One of the most common documentation frameworks clinicians use for patient evaluations are Subjective, Objective, Assessment, and Plan, (SOAP) notes. The clinician will usually record medical, family, social, etc. history as “subjective” information. Temperature, blood pressure, lab work, etc. would be considered “objective” information. An evaluation of the patient’s health and possible medical issues would be considered the “assessment,” and their intentions for current and future treatment would be the “plan” within these notes. Trainees often write SOAP notes after completing a standardized patient (SP) encounter—an educational practice used in medical schools to simulate real-world physician-patient interactions in order to develop and assess clinical reasoning skills. A standardized patient is employed to act as a patient, memorizing and reciting previously delineated information provided by medical educators.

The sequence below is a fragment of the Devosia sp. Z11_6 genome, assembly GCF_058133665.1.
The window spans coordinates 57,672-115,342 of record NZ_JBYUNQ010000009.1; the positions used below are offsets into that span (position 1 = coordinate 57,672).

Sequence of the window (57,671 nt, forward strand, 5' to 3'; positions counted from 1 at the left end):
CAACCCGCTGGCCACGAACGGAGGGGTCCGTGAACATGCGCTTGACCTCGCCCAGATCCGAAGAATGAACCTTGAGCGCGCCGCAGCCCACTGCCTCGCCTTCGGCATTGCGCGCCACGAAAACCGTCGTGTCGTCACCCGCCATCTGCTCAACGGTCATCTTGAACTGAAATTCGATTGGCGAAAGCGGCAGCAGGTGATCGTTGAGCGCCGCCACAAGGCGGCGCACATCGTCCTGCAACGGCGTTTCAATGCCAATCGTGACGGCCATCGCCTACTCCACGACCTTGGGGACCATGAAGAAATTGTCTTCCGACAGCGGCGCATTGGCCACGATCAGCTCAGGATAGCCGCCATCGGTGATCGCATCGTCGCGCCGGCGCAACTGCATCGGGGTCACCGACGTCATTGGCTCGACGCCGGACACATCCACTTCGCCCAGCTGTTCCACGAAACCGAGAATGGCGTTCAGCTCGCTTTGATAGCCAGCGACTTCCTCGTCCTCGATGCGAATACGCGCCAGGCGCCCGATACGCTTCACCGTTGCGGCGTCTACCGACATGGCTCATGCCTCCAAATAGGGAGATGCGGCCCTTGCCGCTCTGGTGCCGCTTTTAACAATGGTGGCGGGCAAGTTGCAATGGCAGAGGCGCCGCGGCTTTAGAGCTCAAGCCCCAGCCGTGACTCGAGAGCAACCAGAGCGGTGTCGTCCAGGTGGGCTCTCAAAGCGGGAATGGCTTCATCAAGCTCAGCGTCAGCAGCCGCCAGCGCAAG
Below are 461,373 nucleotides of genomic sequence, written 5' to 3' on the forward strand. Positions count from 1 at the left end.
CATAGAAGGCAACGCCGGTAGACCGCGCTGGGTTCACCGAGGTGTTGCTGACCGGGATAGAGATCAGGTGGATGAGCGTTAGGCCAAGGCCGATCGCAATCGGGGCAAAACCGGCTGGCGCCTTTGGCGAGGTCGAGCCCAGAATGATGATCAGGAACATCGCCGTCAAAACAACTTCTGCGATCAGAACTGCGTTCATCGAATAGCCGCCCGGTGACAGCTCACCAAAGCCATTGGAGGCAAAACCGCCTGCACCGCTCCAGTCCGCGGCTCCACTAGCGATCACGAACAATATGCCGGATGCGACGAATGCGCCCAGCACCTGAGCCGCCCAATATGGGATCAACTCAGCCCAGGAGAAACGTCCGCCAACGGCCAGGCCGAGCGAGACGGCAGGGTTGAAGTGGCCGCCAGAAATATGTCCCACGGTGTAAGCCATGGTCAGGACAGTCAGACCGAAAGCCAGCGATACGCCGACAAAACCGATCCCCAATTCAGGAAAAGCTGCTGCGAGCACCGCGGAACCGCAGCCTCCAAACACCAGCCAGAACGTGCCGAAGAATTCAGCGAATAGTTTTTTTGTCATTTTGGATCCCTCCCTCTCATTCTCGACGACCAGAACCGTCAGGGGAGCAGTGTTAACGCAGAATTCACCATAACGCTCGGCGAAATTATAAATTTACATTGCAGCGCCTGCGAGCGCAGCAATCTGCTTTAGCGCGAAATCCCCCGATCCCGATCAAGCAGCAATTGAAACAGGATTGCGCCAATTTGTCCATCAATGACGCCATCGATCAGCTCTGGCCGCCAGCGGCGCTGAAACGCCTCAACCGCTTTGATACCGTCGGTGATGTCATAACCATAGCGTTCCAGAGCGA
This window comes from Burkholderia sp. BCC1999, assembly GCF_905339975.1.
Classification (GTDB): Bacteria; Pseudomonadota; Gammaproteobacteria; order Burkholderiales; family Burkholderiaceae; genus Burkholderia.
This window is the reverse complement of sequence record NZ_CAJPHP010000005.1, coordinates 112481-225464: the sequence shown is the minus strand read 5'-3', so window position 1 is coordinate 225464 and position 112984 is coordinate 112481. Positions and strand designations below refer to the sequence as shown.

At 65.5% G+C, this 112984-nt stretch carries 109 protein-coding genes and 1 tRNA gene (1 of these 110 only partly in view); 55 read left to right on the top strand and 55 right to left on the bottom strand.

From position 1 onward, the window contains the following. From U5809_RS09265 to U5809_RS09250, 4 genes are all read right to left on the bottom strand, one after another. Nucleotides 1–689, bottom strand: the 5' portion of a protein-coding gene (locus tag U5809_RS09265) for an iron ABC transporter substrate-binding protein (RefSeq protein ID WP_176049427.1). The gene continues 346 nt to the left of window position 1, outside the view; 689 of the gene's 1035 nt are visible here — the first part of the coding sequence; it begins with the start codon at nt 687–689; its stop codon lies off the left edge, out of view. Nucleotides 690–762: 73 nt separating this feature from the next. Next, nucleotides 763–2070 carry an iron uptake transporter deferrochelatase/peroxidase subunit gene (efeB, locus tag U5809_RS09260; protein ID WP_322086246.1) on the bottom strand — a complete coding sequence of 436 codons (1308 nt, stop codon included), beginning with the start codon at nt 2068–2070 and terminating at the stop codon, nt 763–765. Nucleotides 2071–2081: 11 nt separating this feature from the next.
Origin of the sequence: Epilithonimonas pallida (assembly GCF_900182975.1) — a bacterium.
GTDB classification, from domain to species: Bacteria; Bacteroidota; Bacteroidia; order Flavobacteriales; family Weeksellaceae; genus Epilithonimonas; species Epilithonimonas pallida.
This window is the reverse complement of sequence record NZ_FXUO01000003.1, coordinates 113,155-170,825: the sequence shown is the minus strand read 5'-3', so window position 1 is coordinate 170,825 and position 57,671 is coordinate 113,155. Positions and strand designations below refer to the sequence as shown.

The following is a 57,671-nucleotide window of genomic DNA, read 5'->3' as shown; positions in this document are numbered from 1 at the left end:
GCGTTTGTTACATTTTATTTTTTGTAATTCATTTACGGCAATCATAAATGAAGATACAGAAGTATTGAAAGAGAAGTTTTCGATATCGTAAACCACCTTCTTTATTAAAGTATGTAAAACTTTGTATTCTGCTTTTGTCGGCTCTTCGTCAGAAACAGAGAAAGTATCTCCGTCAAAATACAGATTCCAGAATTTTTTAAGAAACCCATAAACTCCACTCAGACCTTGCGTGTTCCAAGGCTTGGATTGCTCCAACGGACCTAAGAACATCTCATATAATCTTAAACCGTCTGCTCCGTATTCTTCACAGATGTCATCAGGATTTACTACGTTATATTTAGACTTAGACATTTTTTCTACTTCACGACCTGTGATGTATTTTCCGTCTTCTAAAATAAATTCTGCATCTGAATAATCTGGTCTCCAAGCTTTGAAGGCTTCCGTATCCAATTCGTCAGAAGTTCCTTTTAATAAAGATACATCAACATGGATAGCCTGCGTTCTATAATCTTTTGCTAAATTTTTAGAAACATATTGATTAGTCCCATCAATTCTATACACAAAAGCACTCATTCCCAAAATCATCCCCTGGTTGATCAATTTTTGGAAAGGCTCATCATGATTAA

Popescu, Martha M.; Noonan, Emily J.; and Weingartner, Laura A.,
"Gender Identity and Pronoun Usage in Standardized Patient Encounters,"
Grawemeyer Colloquium Papers, Vol. 2020.
Available at: https://ir.library.louisville.edu/gcp/vol2020/iss/1